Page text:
The Least Wanted UFC Light Heavies

By Garth Hansen (

The picture in the UFC’s light heavyweight division is pretty murky right now, with legends of the sport like Chuck Liddell, Wanderlei Silva, “Shogun” Rua, and Tito Ortiz in varying states of viability, age, and injury. There’s also some up and coming fighters that can make a huge splash, a few that the UFC is putting some of their marketing muscle behind. So, I’m wondering, out of this crop, who are the fighters the UFC is friggin’ desperate to never see wearing their strap? The light heavyweights have a chunk of em: Rashad Evans and Lyoto Machida leap to mind first.

Rashad Evans is probably the least-respected of the Ultimate Fighter winners, outside of Kendall Grove. He’s struggled finishing fights, with only two finishes since joining the UFC. One was of course the highlight-reel headkick KO of Sean Salmon at Ultimate Fight Night 8. It’s widely held at the sites I frequent that that KO is the only reason he’s still in the league. His excellent finish of Jason Lambert at UFC 63 is often overlooked (possibly because of Jason’s tendency lately to get finished…), but was an outstanding performance. His trouble is that since April 2004 he’s 9-0-1…with 8 decisions. While some of them, like his win over Brad Imes at the TUF Finale, were strong decisions, that’s not always the case, like his boring win over Michael Bisping. The maddening thing about Rashad is that he’s got the ability to finish. He’s powerful and fast, and his strikes are heavy. Something in his training or character is keeping him from sealing the deal, however, and that’s going to make the UFC very hesitant to give him a shot. Someone in a comments thread said it well (email me, whoever you are): The UFC has 9 or ten guys they’ll have fight Rashad for a title shot, if they beat him. I add that Rashad, unless he picks up another dominating win (and with Chuck his next fight as a large underdog, it seems unlikely), is not getting that shot.

Lyoto Machida has much the same issue as Rashad: people think he’s boring. And, to an extent, with reason. He has one finish in the UFC, arm-triangling highly-touted Rameau Thierry Sokodjou in the second round of their UFC 79 bout. Other than that, his other four UFC wins are decisions, and often slow-paced and methodical decisions. His fight against David Heath at UFC 70 was deemed so dull it was removed from the televised card. While some people get excited over technical, highly-accomplished fighters like Machida, the majority of MMA fans are still action junkies, and have no fun (or interest in) watching fights like Machida vs Ortiz at UFC 84. Machida outclassed Ortiz in every aspect of the game, earning an startlingly one-sided decision win. Ortiz mounted basically zero offense (including failing to touch Machida with ill intent AT ALL in the first round) until a near-submission at the end of the fight. The crowd went wild for Ortiz, I feel not only for his own popularity, but because they wanted Machida to lose.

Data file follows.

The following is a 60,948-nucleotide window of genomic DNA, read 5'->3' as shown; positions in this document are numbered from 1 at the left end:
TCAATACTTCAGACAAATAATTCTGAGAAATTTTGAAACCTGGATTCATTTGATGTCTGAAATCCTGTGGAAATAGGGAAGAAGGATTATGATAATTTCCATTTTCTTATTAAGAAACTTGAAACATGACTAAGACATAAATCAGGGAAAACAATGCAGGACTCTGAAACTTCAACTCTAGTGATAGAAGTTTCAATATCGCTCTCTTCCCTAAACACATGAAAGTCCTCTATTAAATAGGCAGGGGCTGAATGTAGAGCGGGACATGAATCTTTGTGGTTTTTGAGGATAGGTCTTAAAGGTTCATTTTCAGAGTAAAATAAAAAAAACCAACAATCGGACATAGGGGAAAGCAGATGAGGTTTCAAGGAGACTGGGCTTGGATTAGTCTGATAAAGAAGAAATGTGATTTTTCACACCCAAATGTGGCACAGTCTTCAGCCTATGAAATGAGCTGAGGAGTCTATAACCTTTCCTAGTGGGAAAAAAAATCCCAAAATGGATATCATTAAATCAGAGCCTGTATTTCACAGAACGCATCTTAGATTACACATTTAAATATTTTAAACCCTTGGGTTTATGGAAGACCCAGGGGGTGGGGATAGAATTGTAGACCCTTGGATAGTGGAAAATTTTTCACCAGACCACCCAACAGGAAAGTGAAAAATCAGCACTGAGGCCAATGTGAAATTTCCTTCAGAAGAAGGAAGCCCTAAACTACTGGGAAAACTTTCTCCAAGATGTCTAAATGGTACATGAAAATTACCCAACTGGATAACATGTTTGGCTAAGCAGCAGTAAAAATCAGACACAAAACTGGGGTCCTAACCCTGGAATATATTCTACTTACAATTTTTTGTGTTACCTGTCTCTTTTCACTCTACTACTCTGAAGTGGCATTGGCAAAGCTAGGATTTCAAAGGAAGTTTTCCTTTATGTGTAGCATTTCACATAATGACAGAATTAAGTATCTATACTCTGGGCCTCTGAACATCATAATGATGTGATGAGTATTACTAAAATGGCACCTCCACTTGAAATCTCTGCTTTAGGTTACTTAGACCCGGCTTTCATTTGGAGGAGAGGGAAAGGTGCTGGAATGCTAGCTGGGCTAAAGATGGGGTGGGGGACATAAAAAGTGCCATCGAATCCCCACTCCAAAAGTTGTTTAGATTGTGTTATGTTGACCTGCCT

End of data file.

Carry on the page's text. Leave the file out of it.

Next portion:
Cautious fighters, however sound their reasoning, earn no love in the UFC. Now these two are on different planes of the fight game right now. I believe Machida could beat most of the fighters at the top of the LHW division right now at least three quarters of the time. He is amazingly quick and agile, and has a perfect awareness of where he is in the cage. His balance is superb, and he’s trained every form of martial art since four years old. He’d be and underdog to few fighters. Rashad, on the other hand, is nothing but question marks. He’s got a highlight reel KO, but no one believes he can strike. He was a top-level NCAA wrestler, but he doesn’t finish and gets labeled “lay and pray”. Evans is also a little undersized for the division. I firmly believe neither fighter will be given a sniff of a title shot unless they throw together some impressive finishes. The UFC constantly tries to meddle with who holds what belt, locking up fighters in long term contracts (thus the “no title shot til you renegotiate” rule). The coming months will tell. Machida faces a stiff test in Thiago Silva, and Silva’s pure aggression will likely make for a highly entertaining fight. Rashad faces the toughest fight of his life so far against Chuck Liddell, a fight which most see as a GSP-Serra 2 type mismatch. Rashad will have to find something inside him to reach the next level, which up until the Tito fight he had found, from TUF onwards. I look forward to finding out with the rest of you…fighters always change and evolve. Can anyone honestly say they believed Forrest Griffin could win the belt after he got torn apart by Keith Jardine? So let’s see, from today, where Machida and Evans end up a year from now.

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